For more than 20 years, federal law has recognized the importance of providing early intervention (EI) services to infants and toddlers with disabilities and their families. State systems to serve this population have been established and refined since the federal grant program and its accompanying requirements governing EI were created in 1986. Every state provides EI services, although the states differ in regard to a number of dimensions, including the lead agency that administers the program, the constellation and organization of local programs that provide services, and how services are funded.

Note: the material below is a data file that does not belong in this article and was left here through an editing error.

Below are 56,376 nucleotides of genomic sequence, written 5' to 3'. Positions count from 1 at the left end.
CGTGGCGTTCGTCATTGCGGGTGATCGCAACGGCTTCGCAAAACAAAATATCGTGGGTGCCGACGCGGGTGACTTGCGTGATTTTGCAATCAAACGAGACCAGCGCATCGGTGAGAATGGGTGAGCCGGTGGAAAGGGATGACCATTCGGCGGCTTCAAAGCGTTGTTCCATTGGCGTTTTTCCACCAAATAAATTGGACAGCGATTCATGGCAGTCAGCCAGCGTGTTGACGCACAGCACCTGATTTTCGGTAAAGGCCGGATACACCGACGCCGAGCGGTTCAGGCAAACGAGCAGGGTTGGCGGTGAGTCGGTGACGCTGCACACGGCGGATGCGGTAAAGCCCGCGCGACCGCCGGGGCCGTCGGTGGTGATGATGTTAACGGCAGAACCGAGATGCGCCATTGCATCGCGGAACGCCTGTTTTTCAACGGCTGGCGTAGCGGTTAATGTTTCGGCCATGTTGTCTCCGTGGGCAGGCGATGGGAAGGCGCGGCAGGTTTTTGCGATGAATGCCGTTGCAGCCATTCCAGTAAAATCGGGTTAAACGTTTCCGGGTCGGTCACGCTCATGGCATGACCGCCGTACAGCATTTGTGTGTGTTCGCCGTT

This National Early Intervention Longitudinal Study (NEILS) report presents the key findings from a national longitudinal study that followed children who were identified when younger than 3 years of age as meeting their state’s eligibility criteria for EI and whose families were subsequently provided with those services. NEILS is the first and only national look at important policy issues such as which children and families are being served in EI programs, what services they receive, and what outcomes they experience. This report summarizes some of the key findings from this 10-year study and notes their implications for policy, practice, and additional research.